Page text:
Dr. Abdul Rahman Bizri, head of the National Committee for the Administration of the Coronavirus Vaccine, decided not to resign after the scandal that involved the vaccination of MPs in the parliament building. He confirmed that the vaccination process will go on, noting that “gambling with people’s lives is unacceptable. Instead, we should count on the continuation of the vaccination process, while ensuring its absolute transparency and justice in giving the vaccine without any discretionary exceptions.”
He said: “I understand the calls of the medical staff, nursing staff and paramedics, who are most exposed to virus and have not yet received the vaccine,” adding that “everyone is at risk with the pandemic’s outbreak, but the problem is that the number of vaccines is not enough. We have to bear three additional weeks for larger vaccine quantities to arrive and move forward with the desired immunization process.”
Dr. Firas Al-Abyad called for “the restoration of public trust and the better implementation of safety measures across society, as it is hard to know if the public behavior will change due to the lack of a proper awareness campaign that explains the plan to people, their role in it and the repercussions of its failure.”


Five civilians killed in Hodeidah as fighting rages in Marib

Five civilians killed in Hodeidah as fighting rages in Marib
Soldiers ride on the back of a patrol truck during the burial of Brigadier General Abdul-Ghani Shaalan, Commander of the Special Security Forces in Marib who was killed in recent fighting with Houthi fighters in Marib, Yemen February 28, 2021. (REUTERS)
Updated 30 min 58 sec ago

Five civilians killed in Hodeidah as fighting rages in Marib

Five civilians killed in Hodeidah as fighting rages in Marib
  • Last month, five women were killed in the same district when a projectile exploded at a wedding held on New Year’s Day in Hodeidah

AL-MUKALLA: The UN mission in Yemen’s western province of Hodeidah said on Sunday that five civilians were killed and three more wounded on Saturday night, when an explosion ripped through their house in Hodeidah’s Al-Hawak district.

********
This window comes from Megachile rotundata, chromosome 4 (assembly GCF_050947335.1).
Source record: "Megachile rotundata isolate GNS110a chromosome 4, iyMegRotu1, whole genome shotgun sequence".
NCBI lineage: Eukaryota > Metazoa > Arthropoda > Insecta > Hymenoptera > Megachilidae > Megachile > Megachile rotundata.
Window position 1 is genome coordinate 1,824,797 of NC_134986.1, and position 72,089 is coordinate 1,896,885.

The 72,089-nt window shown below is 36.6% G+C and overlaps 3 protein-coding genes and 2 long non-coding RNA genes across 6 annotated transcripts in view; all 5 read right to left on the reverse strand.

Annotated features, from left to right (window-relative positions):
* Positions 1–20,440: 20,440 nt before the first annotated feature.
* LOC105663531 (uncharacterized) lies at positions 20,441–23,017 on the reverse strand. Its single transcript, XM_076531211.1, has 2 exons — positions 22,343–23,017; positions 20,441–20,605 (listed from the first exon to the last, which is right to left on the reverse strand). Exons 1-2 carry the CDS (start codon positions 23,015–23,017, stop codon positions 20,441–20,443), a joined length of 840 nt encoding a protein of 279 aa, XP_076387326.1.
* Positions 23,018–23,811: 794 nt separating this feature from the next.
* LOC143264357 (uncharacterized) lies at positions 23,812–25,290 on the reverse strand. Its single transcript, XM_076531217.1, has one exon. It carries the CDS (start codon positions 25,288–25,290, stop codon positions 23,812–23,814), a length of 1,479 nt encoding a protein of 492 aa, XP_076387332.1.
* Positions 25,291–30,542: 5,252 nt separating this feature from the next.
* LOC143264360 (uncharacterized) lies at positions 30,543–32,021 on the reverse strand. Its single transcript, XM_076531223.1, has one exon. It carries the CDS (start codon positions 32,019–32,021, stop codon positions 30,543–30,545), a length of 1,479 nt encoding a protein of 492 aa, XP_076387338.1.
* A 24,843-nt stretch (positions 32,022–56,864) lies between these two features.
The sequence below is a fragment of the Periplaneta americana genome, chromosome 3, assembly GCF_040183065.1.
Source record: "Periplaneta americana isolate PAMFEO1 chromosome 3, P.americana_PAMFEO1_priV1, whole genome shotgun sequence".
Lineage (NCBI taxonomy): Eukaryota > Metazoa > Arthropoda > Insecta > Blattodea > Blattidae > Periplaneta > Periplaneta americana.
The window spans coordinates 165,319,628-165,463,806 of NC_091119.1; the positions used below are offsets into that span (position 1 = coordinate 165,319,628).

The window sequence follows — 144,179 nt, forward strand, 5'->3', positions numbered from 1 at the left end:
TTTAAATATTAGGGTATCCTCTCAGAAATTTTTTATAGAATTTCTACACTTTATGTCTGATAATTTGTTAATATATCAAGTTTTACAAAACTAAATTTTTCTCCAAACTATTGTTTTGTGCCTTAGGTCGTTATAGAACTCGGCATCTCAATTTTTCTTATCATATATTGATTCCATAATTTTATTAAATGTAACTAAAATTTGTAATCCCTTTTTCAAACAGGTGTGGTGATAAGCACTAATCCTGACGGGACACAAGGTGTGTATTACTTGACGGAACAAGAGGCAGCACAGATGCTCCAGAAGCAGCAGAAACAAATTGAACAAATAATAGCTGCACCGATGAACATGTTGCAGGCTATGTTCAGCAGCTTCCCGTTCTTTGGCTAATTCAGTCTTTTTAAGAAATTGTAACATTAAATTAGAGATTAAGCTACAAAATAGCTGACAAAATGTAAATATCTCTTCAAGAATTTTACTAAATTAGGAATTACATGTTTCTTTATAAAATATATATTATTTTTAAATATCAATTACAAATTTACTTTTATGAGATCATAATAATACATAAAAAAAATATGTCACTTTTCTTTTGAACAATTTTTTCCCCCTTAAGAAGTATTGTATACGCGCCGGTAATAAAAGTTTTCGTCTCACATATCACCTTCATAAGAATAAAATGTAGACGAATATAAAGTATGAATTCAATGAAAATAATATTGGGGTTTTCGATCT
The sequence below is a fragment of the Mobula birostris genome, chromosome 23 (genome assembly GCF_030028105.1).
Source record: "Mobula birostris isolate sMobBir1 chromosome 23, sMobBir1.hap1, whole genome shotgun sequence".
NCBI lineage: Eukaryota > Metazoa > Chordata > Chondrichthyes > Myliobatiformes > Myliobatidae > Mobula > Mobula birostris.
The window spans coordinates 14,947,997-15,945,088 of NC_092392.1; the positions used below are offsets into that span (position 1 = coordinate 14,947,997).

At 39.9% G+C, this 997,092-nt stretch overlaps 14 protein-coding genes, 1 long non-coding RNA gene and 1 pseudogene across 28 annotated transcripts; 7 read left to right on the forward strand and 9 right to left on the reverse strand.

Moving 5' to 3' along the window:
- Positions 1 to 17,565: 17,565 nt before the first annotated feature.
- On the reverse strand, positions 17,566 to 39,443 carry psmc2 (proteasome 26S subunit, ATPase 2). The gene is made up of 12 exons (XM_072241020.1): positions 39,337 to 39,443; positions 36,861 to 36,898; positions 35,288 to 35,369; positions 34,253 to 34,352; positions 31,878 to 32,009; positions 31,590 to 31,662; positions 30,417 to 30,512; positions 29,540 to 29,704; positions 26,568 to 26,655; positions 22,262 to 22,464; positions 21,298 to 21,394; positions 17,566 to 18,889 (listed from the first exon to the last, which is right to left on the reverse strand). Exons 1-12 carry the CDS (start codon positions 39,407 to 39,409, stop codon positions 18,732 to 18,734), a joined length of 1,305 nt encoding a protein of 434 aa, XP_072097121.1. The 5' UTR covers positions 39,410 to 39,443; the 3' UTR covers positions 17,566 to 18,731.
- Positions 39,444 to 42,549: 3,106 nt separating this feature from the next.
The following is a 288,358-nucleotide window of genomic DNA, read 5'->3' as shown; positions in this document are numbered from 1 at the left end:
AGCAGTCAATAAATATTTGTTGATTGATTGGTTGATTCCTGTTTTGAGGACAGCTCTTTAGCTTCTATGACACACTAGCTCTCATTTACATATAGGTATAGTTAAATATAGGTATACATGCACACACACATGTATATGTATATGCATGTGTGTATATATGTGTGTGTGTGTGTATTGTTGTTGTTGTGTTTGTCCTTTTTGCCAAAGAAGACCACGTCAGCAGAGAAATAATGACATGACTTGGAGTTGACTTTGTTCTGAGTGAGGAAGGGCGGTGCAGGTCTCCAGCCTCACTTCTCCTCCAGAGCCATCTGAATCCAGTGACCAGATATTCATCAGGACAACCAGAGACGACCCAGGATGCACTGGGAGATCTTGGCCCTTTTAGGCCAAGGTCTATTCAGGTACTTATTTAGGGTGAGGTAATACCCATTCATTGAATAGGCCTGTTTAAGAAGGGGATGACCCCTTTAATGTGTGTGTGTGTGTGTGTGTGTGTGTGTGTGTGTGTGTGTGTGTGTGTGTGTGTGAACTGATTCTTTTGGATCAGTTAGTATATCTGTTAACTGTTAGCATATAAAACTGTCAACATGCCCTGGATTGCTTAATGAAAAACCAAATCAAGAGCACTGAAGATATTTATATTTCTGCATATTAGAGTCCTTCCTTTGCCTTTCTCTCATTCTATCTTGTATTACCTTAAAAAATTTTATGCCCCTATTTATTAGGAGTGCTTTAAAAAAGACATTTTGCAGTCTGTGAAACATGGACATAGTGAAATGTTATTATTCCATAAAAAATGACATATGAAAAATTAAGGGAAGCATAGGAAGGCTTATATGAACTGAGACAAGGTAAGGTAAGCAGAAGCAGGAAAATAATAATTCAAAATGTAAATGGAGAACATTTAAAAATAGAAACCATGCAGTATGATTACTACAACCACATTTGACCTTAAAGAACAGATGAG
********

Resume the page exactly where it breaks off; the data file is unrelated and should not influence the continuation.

“Last night, an explosion occurred in a residential area in Hodeidah’s Al-Hawak district, reportedly resulting in the deaths of up to five civilians with injuries to a further three,” the UN Mission to support the Hodeidah Agreement (UNMHA) said in a Twitter post, urging warring factions in Yemen to avoid targeting civilians. “UNMHA strongly condemns such acts of violence that breach the Hodeidah Agreement, and demands that the parties refrain from hitting residential areas and causing more suffering to a population in an already dire situation.”
Sharing graphic images of the dead, a local government official told Arab News that a mortar shell fired by the Houthis exploded inside the house of Saber Ameen Al-Futaini, killing him and a number of his family in the Houthi-controlled Rabaseh neighborhood.
“The Houthis committed this crime. They have committed many similar crimes in the past,” the official said, speaking on condition of anonymity because he was not authorized to brief the media.
Last month, five women were killed in the same district when a projectile exploded at a wedding held on New Year’s Day in Hodeidah. In December, a missile attack by the Houthis killed 10 workers in an industrial complex in the Red Sea port city, sparking outrage inside and outside Yemen.
On Sunday, the Joint Forces, an umbrella term for three major military units in the country’s western coast, said that they traded heavy machine-gun fire with the Houthis in the city.


Turkey, Iran at odds over operations on Iraqi soil

Turkey, Iran at odds over operations on Iraqi soil
Turkey has deployed several military outposts deep inside Iraqi territories for decades. (Reuters/File)
Updated 01 March 2021

Turkey, Iran at odds over operations on Iraqi soil

Turkey, Iran at odds over operations on Iraqi soil
  • Rhetorical tensions will escalate, but direct or proxy conflict highly unlikely: Oxford academic

ANKARA: The diplomatic crisis between Ankara and Tehran has escalated following the latest statement from Iran’s Ambassador to Baghdad Iraj Masjedi, who reiterated an opposition to Turkish military intervention in Iraq, a new move that highlights a broader rivalry between the two countries in the region.